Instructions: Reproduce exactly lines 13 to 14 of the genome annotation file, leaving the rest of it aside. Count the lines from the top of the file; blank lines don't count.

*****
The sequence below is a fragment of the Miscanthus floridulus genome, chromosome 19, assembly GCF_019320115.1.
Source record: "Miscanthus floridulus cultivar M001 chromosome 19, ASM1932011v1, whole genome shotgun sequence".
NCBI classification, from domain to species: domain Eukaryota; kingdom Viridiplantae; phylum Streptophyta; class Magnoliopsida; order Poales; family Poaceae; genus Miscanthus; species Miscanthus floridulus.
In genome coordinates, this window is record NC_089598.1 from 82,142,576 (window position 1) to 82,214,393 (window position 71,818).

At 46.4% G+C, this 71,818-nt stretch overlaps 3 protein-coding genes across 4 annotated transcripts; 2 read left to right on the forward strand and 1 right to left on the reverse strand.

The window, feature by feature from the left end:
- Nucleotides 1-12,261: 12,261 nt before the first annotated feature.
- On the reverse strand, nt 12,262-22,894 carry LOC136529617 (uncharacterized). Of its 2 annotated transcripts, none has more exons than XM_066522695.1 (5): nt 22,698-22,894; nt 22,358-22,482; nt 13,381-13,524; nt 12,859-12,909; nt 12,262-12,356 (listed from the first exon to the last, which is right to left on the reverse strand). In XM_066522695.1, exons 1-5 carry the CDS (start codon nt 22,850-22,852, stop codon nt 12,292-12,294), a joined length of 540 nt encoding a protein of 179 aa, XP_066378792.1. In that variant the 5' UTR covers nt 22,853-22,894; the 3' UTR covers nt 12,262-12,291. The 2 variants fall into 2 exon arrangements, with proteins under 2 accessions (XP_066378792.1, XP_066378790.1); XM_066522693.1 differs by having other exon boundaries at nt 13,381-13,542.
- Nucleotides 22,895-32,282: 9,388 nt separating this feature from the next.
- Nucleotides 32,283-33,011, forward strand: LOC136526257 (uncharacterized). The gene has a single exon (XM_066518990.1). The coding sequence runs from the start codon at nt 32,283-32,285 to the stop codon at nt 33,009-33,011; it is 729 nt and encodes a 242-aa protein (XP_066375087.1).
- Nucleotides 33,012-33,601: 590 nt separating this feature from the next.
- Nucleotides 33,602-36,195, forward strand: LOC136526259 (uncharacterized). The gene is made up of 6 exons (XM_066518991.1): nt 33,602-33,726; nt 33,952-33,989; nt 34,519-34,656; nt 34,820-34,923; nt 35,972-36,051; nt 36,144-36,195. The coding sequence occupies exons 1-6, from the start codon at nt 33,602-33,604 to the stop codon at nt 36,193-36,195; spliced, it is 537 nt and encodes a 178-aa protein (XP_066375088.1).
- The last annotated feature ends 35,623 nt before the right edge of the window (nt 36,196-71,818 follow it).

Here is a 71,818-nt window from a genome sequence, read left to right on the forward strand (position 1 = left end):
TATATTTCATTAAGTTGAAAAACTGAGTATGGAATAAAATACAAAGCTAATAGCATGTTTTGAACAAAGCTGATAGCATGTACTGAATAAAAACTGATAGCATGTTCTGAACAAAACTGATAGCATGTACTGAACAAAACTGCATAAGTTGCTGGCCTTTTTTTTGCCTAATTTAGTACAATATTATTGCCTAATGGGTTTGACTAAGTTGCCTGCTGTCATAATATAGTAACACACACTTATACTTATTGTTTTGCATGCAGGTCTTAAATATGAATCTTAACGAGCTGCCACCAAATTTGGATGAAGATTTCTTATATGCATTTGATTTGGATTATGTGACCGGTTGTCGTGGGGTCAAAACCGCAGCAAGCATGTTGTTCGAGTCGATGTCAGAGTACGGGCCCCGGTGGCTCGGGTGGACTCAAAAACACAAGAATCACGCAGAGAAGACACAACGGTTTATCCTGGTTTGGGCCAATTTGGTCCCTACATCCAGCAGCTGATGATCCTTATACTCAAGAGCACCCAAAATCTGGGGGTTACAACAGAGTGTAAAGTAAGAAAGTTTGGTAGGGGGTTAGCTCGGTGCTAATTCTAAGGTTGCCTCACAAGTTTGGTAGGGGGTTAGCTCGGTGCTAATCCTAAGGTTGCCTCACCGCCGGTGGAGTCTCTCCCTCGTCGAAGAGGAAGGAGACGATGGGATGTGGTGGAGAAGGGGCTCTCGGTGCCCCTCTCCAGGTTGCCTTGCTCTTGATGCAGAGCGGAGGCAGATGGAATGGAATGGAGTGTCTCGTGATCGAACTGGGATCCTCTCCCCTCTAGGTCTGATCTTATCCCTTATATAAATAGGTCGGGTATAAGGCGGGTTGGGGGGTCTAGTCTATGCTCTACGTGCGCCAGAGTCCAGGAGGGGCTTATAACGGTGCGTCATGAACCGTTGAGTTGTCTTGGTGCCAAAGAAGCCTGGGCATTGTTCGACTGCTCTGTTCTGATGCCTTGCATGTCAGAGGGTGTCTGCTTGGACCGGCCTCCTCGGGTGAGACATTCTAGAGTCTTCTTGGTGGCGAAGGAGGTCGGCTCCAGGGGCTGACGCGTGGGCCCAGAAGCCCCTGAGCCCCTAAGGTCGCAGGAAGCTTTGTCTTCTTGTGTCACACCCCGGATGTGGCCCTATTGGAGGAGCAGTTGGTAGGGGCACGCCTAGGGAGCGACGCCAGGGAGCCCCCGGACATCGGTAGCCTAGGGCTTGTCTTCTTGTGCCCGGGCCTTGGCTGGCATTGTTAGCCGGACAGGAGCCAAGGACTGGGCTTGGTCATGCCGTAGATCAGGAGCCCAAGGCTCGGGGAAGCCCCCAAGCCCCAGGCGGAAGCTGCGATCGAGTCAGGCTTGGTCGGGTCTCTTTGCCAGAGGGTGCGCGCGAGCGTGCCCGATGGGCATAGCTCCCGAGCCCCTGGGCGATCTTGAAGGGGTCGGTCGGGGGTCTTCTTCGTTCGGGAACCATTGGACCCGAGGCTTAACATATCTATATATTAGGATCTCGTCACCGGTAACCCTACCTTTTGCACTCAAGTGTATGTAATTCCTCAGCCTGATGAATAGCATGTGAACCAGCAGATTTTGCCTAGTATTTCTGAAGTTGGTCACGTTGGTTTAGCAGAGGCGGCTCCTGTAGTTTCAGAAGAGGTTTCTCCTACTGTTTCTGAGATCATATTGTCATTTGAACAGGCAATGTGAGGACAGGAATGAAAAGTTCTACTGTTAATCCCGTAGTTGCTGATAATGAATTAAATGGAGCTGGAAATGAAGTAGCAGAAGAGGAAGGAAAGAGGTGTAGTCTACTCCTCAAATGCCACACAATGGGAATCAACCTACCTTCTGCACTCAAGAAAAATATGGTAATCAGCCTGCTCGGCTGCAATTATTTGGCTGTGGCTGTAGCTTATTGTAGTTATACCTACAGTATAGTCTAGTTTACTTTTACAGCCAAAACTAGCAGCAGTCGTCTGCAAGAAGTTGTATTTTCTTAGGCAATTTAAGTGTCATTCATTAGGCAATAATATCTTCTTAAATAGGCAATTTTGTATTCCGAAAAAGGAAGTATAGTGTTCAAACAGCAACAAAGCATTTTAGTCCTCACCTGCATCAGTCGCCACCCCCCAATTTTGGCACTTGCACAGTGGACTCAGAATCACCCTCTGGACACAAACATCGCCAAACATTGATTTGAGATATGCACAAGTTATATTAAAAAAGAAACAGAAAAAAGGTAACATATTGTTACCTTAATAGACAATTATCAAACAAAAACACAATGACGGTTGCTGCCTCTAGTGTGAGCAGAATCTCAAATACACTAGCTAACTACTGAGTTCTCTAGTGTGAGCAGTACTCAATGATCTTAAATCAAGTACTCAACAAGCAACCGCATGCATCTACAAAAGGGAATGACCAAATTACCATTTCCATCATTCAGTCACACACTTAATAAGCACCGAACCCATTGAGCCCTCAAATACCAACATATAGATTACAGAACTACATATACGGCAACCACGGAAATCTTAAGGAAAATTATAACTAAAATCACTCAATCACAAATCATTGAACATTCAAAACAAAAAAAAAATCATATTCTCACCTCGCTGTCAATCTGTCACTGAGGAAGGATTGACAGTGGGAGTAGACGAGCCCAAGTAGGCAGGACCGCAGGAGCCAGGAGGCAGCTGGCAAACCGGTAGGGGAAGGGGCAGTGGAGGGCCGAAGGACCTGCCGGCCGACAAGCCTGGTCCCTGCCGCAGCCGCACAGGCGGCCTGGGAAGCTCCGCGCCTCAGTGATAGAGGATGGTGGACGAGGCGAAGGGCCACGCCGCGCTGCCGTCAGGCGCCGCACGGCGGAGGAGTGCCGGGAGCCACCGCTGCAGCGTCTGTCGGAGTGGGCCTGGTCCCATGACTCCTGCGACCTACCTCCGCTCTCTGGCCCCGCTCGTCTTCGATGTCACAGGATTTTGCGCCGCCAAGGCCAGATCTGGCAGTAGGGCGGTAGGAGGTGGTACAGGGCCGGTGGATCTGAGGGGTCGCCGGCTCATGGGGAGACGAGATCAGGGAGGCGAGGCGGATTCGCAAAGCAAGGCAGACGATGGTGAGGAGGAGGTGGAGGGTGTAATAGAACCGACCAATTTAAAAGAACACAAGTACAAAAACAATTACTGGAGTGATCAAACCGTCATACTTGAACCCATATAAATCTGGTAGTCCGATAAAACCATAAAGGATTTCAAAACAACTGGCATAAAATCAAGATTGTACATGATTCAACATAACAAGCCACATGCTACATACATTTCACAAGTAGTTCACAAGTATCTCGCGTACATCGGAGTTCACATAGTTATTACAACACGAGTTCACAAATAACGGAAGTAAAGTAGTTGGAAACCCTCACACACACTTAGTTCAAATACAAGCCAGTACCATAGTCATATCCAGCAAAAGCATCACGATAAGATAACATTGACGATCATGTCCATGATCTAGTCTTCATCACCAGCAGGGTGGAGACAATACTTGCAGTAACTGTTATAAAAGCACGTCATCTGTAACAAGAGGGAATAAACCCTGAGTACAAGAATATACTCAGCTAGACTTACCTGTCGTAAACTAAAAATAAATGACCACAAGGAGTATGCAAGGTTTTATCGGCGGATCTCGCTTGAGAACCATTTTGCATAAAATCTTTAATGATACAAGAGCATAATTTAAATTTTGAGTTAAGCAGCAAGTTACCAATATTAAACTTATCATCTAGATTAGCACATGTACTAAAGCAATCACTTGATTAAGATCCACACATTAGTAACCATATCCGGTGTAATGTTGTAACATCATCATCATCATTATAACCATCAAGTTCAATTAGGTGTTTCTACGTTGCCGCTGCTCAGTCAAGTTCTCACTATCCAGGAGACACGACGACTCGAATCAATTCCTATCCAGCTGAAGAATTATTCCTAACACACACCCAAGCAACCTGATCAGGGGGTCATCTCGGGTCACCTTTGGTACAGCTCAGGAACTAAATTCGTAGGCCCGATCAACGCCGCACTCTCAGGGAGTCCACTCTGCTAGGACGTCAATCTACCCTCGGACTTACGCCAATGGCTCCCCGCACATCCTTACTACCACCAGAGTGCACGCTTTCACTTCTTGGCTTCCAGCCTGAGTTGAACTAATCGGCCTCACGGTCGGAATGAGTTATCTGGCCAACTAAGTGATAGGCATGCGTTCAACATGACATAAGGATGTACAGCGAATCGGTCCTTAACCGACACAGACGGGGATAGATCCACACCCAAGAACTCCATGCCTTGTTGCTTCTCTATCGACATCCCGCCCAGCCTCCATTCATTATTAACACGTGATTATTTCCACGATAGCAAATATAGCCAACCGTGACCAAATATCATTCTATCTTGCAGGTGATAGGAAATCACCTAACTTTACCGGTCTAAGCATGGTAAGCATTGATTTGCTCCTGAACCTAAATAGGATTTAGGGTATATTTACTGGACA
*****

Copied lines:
- The last annotated feature ends 35,623 nt before the right edge of the window (nt 36,196-71,818 follow it).

Here is a 71,818-nt window from a genome sequence, read left to right on the forward strand (position 1 = left end):